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Where does consciousness reside in the brain? New studies shed light

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Proposed in 2005 by pioneering genetic research, Nobel laureate Francis Crick, the theory suggested that consciousness resides in an area of ​​the brain known as the claustrum  (from the Latin  claustrum : “closed place” or “enclosure”). In the 1950s, the British researcher who helped decipher the helical structure of DNA, a discovery that earned him the Nobel Prize in medicine and opened up a new world of scientific knowledge, noted that the area of ​​the brain known as the claustrum appeared to be the central point between different areas of the human mind and proposed that this area was probably where human consciousness existed. Several competing theories of consciousness have since been put forward, while Crick’s has remained popular with many neuroscientists.

 

In the hope of measuring the veracity of the famous DNA researcher’s theory, using the most modern technologies that Crick certainly had at his disposal in ’62, a team from the University of Maryland School of Medicine decided to test it in the laboratory , demonstrating that instead of housing consciousness, the claustrum functions more like an internet router , transmitting complex signals between brain regions, and that consciousness does not reside in a single spot from the brain, but appears to occupy a much larger area than the claustrum.

The claustrum encodes signals from other areas

To test this theory against Crick’s, researchers at the University of Maryland first turned off the claustrum in a group of laboratory mice. As hoped, the mice did not lose consciousness, but continued to run normally. This result alone seemed to directly challenge Crick’s theory.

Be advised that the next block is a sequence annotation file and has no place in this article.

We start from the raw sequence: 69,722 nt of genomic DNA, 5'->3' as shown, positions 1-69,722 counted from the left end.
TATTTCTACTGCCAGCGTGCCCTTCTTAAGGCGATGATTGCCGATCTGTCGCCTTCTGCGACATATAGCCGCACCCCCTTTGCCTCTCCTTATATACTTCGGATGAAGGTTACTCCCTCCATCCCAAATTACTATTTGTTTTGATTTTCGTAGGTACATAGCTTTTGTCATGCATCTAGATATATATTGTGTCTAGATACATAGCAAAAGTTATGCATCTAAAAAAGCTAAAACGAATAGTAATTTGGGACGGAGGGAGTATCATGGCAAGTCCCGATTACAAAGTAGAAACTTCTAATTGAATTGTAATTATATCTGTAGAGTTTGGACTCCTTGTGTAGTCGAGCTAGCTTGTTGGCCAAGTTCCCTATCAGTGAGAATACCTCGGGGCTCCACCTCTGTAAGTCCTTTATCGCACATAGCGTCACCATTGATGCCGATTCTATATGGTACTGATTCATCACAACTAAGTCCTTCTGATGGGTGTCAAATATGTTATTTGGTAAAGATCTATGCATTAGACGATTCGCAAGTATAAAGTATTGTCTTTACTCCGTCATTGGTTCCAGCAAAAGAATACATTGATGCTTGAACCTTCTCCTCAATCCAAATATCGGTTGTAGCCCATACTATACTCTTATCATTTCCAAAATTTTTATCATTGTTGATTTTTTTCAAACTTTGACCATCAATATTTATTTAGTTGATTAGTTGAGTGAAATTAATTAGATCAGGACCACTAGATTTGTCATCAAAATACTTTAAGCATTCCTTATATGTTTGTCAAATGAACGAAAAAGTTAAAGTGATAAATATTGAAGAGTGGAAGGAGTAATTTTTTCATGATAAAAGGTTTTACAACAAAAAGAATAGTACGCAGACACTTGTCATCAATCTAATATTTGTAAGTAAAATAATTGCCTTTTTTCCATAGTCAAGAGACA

Subsequently, these same mice were given a variety of simple and complex tasks while the claustrum was still silenced. As theorized by University of Maryland researchers, the mice were able to complete the simplest tasks, but were hindered by the complex ones. This result seems to support their theory that the claustrum functions more like a modem and less like the seat of consciousness, giving Crick’s theory another blow. To determine whether these same findings were also manifested in human subjects Study lead author Brian Mathur, associate professor of pharmacology, collaborated with two other researchers, David Seminowicz, professor of pain and neural sciences in the UM School of Dentistry, and Fred Barrett, associate professor of psychiatry. and Behavioral Sciences at Johns Hopkins University School of Medicine. Together, the three researchers analyzed functional magnetic resonance imaging brain scans of healthy patients as they completed a variety of simple and complex tasks, just like the mice in the original study. As they had theorized, the researchers only saw the claustrum “light up” when the human subjects performed the complex tasks and not while performing simple tasks. As in previous tests, it appeared that Crick’s theory was wrong and that the new theory on the role of the claustrum was more accurate.

 

“The claustrum, therefore, receives executive commands from ‘major’ areas of the cerebral cortex (those that form complex thoughts) to generate ‘networks’ in the cortex,” the researchers explain in a press release. “Like a router, the claustrum sorts signals from other areas of the cortex and coordinates neural networks to work together to perform the different cognitive tasks we perform moment-to-moment in everyday life.”

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Important news for those suffering from Alzheimer’s, addiction and schizophrenia

Published in the journal Trends in Cognitive Sciences, the research not only sheds new light on an earlier theory of human consciousness, it may offer hope to those suffering from Alzheimer’s, schizophrenia and addiction. This is mainly because the dysfunction of the claustrum has been demonstrated as a basic component of these disorders. “Understanding how the brain flexibly forms and coordinates these networks — through the claustrum — is essential for treating the cognitive decline, which occurs in addictions, Alzheimer’s disease and schizophrenia,” said Mark T. Gladwin, Ph.D. University of Maryland, Baltimore. The researchers acknowledge that more studies are needed to explore these potential therapeutic strategies. However, in the light of the results obtained by the research team, it seems that Crick’s neurobiological theory of consciousness has almost fallen into prescription even though it was fundamental in arriving at these new awarenesses.

 
  • A role for the claustrum in cognitive control. (cell.com)

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